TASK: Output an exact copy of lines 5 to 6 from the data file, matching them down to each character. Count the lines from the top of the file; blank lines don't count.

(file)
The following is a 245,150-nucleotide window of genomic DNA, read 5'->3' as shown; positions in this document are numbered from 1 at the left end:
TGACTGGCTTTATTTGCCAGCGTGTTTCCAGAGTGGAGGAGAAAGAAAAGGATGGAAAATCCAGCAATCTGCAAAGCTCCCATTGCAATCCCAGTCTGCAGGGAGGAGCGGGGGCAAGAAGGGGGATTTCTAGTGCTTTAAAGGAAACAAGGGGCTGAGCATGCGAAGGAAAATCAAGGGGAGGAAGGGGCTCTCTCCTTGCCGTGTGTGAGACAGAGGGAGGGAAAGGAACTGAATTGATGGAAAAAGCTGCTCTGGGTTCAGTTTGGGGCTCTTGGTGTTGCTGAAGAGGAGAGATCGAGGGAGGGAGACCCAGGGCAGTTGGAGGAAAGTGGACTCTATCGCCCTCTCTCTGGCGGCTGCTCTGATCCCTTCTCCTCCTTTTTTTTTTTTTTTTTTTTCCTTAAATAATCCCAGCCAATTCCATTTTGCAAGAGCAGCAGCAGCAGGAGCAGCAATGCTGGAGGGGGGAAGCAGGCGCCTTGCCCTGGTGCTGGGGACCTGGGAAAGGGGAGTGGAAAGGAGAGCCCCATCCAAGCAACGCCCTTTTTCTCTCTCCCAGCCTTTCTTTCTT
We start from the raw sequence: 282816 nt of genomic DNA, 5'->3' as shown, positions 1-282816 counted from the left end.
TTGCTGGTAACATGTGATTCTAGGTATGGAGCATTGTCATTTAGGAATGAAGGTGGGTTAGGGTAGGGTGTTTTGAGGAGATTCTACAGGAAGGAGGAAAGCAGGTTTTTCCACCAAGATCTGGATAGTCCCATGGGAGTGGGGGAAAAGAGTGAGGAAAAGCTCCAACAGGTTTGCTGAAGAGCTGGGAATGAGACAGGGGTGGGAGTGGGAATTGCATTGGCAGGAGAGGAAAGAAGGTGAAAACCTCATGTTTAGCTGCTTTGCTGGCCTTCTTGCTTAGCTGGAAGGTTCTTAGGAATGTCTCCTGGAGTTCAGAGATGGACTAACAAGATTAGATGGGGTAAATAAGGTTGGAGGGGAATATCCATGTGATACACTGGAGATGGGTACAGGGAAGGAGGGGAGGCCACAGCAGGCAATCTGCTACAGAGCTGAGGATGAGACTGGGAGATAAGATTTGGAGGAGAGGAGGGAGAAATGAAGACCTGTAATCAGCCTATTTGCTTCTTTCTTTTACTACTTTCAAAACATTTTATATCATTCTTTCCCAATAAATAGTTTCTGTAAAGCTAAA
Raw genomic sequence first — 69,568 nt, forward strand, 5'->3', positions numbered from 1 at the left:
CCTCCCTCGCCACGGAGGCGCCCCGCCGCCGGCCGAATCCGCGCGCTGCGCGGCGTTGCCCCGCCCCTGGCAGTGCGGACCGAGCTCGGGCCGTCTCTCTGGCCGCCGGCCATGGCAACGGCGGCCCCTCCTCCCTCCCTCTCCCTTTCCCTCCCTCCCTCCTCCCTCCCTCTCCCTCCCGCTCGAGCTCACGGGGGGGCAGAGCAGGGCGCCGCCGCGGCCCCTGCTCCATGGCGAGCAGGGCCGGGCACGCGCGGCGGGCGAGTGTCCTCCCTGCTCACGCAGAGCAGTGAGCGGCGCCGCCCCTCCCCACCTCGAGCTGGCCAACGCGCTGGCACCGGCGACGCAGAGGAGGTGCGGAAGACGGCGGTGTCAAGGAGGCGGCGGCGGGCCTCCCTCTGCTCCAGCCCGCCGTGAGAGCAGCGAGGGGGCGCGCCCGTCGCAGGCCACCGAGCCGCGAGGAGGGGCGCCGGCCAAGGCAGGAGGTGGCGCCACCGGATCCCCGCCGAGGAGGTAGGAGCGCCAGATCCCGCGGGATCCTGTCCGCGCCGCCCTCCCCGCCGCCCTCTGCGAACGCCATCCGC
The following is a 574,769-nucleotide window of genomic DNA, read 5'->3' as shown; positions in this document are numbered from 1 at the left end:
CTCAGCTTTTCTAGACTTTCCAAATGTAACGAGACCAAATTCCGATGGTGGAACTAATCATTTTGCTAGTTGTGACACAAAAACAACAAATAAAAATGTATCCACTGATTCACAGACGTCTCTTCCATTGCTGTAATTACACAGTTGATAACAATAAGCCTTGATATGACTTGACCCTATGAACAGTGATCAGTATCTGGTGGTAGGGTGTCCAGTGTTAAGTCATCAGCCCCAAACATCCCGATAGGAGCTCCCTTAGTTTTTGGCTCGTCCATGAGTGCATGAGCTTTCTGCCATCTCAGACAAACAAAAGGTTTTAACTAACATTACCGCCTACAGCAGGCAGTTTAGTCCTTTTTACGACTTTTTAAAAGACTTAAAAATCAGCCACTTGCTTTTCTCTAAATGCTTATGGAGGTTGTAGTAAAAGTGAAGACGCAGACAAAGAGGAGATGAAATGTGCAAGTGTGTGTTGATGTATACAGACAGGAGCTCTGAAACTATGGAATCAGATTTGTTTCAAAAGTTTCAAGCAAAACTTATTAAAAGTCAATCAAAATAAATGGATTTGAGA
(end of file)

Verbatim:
Raw genomic sequence first — 69,568 nt, forward strand, 5'->3', positions numbered from 1 at the left:
CCTCCCTCGCCACGGAGGCGCCCCGCCGCCGGCCGAATCCGCGCGCTGCGCGGCGTTGCCCCGCCCCTGGCAGTGCGGACCGAGCTCGGGCCGTCTCTCTGGCCGCCGGCCATGGCAACGGCGGCCCCTCCTCCCTCCCTCTCCCTTTCCCTCCCTCCCTCCTCCCTCCCTCTCCCTCCCGCTCGAGCTCACGGGGGGGCAGAGCAGGGCGCCGCCGCGGCCCCTGCTCCATGGCGAGCAGGGCCGGGCACGCGCGGCGGGCGAGTGTCCTCCCTGCTCACGCAGAGCAGTGAGCGGCGCCGCCCCTCCCCACCTCGAGCTGGCCAACGCGCTGGCACCGGCGACGCAGAGGAGGTGCGGAAGACGGCGGTGTCAAGGAGGCGGCGGCGGGCCTCCCTCTGCTCCAGCCCGCCGTGAGAGCAGCGAGGGGGCGCGCCCGTCGCAGGCCACCGAGCCGCGAGGAGGGGCGCCGGCCAAGGCAGGAGGTGGCGCCACCGGATCCCCGCCGAGGAGGTAGGAGCGCCAGATCCCGCGGGATCCTGTCCGCGCCGCCCTCCCCGCCGCCCTCTGCGAACGCCATCCGC